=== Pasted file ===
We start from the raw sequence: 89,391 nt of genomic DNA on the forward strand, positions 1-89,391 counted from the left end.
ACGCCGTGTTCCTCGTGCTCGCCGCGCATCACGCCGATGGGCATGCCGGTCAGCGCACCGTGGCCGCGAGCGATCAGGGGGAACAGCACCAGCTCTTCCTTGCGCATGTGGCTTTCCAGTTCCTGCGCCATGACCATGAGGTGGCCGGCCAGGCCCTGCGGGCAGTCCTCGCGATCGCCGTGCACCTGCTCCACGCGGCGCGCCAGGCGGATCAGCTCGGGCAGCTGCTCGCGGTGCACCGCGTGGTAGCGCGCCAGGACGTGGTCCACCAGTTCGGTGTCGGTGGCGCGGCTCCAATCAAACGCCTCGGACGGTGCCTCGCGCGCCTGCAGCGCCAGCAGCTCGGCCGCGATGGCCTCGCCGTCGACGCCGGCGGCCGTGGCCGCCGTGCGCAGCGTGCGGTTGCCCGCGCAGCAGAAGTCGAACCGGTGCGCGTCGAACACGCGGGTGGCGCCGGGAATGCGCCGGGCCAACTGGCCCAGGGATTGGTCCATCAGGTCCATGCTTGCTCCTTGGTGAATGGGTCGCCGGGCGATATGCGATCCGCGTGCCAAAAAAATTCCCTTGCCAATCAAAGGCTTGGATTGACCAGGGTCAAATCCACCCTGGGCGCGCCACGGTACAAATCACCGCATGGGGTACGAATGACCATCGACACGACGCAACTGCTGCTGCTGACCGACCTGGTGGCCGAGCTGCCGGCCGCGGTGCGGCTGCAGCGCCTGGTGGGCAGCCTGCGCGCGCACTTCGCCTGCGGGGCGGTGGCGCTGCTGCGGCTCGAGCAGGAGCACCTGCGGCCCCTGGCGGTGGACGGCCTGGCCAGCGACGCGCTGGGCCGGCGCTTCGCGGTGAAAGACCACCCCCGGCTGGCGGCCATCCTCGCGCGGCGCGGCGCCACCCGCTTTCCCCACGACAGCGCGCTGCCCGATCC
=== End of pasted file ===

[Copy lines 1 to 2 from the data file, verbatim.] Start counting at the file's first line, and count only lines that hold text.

We start from the raw sequence: 89,391 nt of genomic DNA on the forward strand, positions 1-89,391 counted from the left end.
ACGCCGTGTTCCTCGTGCTCGCCGCGCATCACGCCGATGGGCATGCCGGTCAGCGCACCGTGGCCGCGAGCGATCAGGGGGAACAGCACCAGCTCTTCCTTGCGCATGTGGCTTTCCAGTTCCTGCGCCATGACCATGAGGTGGCCGGCCAGGCCCTGCGGGCAGTCCTCGCGATCGCCGTGCACCTGCTCCACGCGGCGCGCCAGGCGGATCAGCTCGGGCAGCTGCTCGCGGTGCACCGCGTGGTAGCGCGCCAGGACGTGGTCCACCAGTTCGGTGTCGGTGGCGCGGCTCCAATCAAACGCCTCGGACGGTGCCTCGCGCGCCTGCAGCGCCAGCAGCTCGGCCGCGATGGCCTCGCCGTCGACGCCGGCGGCCGTGGCCGCCGTGCGCAGCGTGCGGTTGCCCGCGCAGCAGAAGTCGAACCGGTGCGCGTCGAACACGCGGGTGGCGCCGGGAATGCGCCGGGCCAACTGGCCCAGGGATTGGTCCATCAGGTCCATGCTTGCTCCTTGGTGAATGGGTCGCCGGGCGATATGCGATCCGCGTGCCAAAAAAATTCCCTTGCCAATCAAAGGCTTGGATTGACCAGGGTCAAATCCACCCTGGGCGCGCCACGGTACAAATCACCGCATGGGGTACGAATGACCATCGACACGACGCAACTGCTGCTGCTGACCGACCTGGTGGCCGAGCTGCCGGCCGCGGTGCGGCTGCAGCGCCTGGTGGGCAGCCTGCGCGCGCACTTCGCCTGCGGGGCGGTGGCGCTGCTGCGGCTCGAGCAGGAGCACCTGCGGCCCCTGGCGGTGGACGGCCTGGCCAGCGACGCGCTGGGCCGGCGCTTCGCGGTGAAAGACCACCCCCGGCTGGCGGCCATCCTCGCGCGGCGCGGCGCCACCCGCTTTCCCCACGACAGCGCGCTGCCCGATCC